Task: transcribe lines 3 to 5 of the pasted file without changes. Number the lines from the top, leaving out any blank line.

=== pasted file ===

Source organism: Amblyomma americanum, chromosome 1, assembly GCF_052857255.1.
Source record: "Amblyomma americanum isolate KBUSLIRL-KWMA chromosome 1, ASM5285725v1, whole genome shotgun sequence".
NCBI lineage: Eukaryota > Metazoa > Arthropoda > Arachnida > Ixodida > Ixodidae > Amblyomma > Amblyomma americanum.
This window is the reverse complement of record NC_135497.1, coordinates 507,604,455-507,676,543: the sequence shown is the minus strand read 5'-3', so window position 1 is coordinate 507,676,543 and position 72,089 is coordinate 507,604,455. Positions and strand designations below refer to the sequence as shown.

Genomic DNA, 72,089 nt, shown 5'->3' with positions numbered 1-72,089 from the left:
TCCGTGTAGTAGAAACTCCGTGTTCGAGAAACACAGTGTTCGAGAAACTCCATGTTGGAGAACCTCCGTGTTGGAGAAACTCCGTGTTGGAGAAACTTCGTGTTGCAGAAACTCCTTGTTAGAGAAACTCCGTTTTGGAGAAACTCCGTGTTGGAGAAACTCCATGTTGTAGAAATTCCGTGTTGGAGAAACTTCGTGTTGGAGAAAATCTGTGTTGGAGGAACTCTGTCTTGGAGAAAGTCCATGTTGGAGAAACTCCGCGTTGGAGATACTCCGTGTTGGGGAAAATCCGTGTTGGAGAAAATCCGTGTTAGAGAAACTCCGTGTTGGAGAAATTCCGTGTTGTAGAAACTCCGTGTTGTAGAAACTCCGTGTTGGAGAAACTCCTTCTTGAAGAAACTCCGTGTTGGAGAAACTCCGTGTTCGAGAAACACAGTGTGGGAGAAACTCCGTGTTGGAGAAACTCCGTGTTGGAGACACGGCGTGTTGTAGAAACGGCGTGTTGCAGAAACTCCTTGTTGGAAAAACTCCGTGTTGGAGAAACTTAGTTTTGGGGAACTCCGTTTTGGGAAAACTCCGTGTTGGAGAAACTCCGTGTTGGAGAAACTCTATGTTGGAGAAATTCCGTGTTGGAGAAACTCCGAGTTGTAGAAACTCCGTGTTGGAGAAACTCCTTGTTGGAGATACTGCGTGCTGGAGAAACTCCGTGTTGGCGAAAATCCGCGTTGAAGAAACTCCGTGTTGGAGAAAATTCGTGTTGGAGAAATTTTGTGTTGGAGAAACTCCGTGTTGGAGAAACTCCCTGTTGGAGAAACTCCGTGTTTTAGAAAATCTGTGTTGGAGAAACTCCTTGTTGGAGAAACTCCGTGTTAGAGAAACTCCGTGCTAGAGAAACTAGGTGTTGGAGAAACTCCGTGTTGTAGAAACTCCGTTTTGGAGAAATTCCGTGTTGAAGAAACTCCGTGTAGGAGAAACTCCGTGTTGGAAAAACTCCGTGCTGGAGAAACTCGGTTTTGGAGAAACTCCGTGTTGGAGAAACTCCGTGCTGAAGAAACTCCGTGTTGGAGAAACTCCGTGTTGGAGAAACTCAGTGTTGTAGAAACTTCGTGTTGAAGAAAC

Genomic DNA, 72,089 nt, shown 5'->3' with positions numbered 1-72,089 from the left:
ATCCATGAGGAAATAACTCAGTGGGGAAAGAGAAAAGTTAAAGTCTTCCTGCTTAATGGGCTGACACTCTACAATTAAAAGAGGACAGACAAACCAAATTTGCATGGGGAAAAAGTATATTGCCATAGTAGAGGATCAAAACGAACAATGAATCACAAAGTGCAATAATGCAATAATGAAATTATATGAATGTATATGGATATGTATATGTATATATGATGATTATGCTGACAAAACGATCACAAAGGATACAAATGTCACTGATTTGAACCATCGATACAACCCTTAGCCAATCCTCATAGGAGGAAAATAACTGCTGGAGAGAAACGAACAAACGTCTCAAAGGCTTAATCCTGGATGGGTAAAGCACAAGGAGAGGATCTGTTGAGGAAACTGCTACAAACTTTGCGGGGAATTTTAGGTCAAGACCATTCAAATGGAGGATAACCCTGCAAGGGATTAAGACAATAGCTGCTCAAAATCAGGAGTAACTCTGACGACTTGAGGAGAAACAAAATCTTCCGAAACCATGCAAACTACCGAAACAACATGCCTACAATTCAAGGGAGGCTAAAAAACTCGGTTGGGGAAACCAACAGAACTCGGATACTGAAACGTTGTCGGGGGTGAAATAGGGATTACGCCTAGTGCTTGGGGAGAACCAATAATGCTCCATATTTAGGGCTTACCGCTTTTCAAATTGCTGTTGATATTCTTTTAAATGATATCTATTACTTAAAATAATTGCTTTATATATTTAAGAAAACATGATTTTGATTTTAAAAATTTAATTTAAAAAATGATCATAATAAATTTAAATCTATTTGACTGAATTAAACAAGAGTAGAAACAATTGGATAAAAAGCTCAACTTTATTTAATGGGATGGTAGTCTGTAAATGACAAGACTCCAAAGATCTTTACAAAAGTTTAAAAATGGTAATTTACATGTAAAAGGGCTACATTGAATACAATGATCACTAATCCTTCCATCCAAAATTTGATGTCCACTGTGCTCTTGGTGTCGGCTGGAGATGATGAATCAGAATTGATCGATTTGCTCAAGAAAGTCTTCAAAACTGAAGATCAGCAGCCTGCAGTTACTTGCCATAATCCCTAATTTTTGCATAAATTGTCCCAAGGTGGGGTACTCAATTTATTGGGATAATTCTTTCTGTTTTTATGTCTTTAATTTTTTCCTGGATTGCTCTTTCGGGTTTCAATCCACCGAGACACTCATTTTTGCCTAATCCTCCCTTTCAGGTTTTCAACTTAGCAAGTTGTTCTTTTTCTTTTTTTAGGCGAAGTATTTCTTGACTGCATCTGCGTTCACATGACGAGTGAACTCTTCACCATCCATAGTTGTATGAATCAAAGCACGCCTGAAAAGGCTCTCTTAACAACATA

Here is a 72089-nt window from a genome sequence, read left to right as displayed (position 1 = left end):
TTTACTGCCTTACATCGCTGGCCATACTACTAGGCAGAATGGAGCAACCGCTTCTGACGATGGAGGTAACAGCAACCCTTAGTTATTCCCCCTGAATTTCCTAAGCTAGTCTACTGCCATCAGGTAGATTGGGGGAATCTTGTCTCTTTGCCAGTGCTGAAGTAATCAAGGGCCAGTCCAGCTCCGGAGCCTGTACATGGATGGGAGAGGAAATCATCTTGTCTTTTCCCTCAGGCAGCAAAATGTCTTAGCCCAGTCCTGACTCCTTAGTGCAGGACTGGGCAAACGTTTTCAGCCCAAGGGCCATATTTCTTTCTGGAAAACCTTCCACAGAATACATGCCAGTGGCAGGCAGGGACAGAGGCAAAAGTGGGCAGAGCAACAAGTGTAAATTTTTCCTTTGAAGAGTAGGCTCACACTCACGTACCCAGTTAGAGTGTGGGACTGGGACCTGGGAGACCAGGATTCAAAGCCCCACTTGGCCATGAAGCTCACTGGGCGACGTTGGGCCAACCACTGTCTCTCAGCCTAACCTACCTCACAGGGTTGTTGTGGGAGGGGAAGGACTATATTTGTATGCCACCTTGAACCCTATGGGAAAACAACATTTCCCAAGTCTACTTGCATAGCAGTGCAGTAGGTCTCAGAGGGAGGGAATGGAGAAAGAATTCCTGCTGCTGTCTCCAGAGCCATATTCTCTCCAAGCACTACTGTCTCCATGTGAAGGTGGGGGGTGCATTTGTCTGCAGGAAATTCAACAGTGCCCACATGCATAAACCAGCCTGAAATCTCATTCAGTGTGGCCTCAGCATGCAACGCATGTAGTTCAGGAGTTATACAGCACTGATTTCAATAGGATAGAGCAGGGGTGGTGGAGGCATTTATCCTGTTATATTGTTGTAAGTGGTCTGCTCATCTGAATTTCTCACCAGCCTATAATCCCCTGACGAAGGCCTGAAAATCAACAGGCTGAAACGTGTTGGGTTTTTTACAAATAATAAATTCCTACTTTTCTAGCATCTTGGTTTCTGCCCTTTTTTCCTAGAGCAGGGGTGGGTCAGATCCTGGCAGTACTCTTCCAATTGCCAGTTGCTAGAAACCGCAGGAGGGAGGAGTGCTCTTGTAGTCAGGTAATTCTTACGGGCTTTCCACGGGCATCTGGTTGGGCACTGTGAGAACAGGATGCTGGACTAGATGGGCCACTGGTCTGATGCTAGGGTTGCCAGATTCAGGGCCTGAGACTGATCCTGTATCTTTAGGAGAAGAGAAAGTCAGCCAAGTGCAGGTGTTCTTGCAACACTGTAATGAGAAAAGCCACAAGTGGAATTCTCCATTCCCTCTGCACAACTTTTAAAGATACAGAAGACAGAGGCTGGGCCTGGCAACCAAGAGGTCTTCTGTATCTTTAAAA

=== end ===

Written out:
NCBI lineage: Eukaryota > Metazoa > Arthropoda > Arachnida > Ixodida > Ixodidae > Amblyomma > Amblyomma americanum.
This window is the reverse complement of record NC_135497.1, coordinates 507,604,455-507,676,543: the sequence shown is the minus strand read 5'-3', so window position 1 is coordinate 507,676,543 and position 72,089 is coordinate 507,604,455. Positions and strand designations below refer to the sequence as shown.

Genomic DNA, 72,089 nt, shown 5'->3' with positions numbered 1-72,089 from the left: